Saturday, August 28, 2021

Triple Double (Slight Return)

For reasons that are, as yet, unclear to me, I recently decided to target the short prints from the uncut sheets containing the 1970-71 Topps "Tall Boy" Basketball set.  I've always liked the cards and collected them as a kid (and now, as an adult) and had scans of two of the four half sheets that make up the set.  Friend o'the Archive John Moran provided 15/18ths of the other two (Huggins & Scott also had a hand) and I can tell you it's a very strange way to print a set, at least the first series.

Mind you, the SP's are all well known so here's the straight dope:

That's the A slit of the first series.  Here's the B:

Series 2 A Slit:

Series 2 B Slit-Mr, Moran advised the three missing rows are just repeats:

First series first.  Here's a schematic I made of the A slit:

The subjects shaded in blue are double prints, the yellow subjects along the bottom are all single prints.  Note the there are two 2nd Series Checklists on this slit and it features both the front white and black letter variations indicating the 1970-71 season.  Dese are dem:

Backs are the same for both:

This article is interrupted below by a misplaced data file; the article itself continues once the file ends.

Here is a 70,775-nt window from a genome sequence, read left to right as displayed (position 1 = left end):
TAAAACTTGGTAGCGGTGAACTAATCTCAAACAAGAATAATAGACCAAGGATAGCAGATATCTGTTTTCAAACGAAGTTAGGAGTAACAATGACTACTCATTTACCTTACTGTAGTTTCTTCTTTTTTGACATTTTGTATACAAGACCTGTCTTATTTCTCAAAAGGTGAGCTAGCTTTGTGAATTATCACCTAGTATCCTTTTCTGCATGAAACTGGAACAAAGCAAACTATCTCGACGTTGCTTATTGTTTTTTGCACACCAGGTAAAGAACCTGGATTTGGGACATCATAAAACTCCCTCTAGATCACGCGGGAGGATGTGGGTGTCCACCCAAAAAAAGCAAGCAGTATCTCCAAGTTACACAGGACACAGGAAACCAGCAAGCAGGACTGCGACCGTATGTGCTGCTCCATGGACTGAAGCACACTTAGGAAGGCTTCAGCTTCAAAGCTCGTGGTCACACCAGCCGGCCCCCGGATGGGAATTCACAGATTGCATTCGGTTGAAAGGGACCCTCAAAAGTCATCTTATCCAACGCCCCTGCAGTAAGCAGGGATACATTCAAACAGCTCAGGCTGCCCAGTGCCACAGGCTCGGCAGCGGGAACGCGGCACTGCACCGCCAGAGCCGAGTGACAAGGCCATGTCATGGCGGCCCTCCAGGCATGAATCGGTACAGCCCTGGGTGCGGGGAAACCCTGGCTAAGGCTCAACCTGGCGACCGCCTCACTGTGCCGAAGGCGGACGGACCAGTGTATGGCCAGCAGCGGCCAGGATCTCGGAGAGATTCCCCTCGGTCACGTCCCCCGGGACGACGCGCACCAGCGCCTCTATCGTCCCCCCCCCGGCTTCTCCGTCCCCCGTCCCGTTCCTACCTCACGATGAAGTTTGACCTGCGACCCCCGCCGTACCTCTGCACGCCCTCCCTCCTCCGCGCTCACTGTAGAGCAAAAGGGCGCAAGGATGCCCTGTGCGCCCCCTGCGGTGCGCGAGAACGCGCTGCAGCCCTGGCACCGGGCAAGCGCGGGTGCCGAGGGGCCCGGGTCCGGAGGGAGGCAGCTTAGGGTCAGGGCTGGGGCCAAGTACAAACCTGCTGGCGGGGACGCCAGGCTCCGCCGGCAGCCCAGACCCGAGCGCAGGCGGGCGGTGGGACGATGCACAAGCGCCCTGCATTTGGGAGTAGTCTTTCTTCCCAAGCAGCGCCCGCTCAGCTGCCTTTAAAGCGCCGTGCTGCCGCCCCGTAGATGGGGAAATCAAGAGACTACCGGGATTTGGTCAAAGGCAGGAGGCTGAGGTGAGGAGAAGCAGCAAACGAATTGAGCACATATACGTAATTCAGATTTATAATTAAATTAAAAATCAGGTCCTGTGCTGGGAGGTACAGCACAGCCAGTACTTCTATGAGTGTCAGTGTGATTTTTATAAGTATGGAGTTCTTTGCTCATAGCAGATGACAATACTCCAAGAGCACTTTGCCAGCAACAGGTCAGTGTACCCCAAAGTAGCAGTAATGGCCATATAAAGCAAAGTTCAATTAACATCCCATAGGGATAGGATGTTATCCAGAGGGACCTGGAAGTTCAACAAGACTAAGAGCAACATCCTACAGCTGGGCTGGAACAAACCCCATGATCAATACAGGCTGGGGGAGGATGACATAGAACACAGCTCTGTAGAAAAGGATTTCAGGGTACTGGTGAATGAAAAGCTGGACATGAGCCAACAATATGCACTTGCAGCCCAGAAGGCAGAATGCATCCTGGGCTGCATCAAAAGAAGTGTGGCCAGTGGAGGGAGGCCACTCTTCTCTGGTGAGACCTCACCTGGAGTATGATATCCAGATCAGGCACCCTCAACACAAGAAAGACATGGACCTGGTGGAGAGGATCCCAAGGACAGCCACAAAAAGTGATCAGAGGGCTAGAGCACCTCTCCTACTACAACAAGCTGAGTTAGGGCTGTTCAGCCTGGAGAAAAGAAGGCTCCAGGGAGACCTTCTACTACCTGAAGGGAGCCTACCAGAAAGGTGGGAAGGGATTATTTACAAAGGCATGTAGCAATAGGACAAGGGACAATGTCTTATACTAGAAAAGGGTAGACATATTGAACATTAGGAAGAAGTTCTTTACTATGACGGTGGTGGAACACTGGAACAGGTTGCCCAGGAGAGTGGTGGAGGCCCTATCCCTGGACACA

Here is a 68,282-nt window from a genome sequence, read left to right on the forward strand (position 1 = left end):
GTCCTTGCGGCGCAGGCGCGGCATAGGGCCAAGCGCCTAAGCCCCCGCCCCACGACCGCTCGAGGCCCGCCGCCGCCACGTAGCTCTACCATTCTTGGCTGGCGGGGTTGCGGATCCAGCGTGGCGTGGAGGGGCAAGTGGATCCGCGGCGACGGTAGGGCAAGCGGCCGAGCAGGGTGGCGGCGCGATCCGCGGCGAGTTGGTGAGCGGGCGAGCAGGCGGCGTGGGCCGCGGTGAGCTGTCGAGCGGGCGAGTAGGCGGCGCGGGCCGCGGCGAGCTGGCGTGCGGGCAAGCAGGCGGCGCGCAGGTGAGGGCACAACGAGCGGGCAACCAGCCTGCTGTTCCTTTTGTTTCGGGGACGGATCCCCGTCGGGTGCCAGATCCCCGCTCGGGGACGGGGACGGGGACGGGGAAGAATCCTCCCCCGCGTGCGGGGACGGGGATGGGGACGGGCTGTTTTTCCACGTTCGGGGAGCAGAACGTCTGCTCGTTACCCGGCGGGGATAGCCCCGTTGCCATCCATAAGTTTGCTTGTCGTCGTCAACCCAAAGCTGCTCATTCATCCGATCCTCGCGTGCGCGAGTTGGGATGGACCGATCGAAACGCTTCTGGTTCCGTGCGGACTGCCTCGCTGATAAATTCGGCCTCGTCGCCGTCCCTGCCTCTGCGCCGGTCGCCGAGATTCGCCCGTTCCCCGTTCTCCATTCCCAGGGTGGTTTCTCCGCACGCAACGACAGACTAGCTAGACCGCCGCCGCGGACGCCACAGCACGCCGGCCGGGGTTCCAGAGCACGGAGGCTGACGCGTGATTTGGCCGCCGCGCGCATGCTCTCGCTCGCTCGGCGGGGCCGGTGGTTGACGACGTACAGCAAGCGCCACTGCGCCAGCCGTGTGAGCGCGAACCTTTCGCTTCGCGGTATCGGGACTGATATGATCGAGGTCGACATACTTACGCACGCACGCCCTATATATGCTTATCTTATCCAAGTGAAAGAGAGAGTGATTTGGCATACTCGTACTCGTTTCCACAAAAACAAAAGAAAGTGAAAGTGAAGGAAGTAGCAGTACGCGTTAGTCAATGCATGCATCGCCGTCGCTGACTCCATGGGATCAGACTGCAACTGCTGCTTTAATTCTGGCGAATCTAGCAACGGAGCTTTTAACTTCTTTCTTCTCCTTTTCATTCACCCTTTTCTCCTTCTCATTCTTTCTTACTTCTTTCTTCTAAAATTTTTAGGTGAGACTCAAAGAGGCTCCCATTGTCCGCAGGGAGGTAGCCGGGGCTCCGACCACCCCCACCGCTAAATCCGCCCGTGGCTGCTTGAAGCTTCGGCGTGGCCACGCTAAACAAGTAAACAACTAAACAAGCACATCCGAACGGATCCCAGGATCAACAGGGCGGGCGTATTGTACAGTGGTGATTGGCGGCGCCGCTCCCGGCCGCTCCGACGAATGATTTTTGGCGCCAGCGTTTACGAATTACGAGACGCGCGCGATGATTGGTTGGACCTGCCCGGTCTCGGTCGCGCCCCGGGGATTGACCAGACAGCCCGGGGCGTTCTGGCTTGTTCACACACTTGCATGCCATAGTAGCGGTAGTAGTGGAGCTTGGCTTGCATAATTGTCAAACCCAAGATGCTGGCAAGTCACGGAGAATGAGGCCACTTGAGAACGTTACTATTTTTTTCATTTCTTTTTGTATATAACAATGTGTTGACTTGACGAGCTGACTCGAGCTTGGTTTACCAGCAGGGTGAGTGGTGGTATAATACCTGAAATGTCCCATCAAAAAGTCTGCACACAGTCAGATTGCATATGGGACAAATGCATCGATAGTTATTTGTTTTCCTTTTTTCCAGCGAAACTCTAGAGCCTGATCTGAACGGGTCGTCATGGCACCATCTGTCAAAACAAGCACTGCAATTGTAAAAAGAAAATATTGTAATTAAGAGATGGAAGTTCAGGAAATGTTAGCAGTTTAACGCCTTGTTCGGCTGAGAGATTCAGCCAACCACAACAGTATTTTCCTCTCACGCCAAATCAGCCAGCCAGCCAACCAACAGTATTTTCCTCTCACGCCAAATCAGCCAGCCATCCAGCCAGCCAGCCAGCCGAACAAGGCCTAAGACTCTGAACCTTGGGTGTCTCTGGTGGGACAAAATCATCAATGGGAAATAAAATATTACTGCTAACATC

So each variant second series checklist is esentially a single print! The B Slit has the same array but with all different subjects:

That makes a 110 card first series, with 88 double prints (2nd series checklists be damned!) and 22 single prints.  The 1st Series Checklist is a true double print:

When we get to the second series sheets, things, as you might have surmised already, change.  Herewith the A slit:

Here's the B:

It used to be the highs (commons at least) were 50% more in price than the lows.  If that's the case, less high numbers would mean those triple prints are not quite as "triply" as they array suggest.  Maybe more like 2.5 Prints!

What I don't get is why Topps had the bizarre array for series 1. If they were seeding the first series sheet with a couple rows of second series cards and then "lagging the checklist" it would make sense.  But that didn't happen, they went with 110 (well, 109 with the 2nd Series Checklist duo) and 66.  They could have just done two 88 card series and given us 11 extra prints per slit. The only explanation I can come with is that Topps made it harder to find the 22 Single Prints on purpose.

I actually posted a proof (purportedly from the 1989 Guernsey auction) with the two SP rows ahile back-it seems Topps ultimately segregated them, one row per slit but I wonder if similar proofs for other years and sports hold this type of clue regarding short printed cards in a series?

I can't find that proof in the auction catalog but I'm told a lot of items were ultimately sold that never made the catalog.  Or the little plaque is wrong but it's a bummer as I wanted to see the hammer price.  Oh well...

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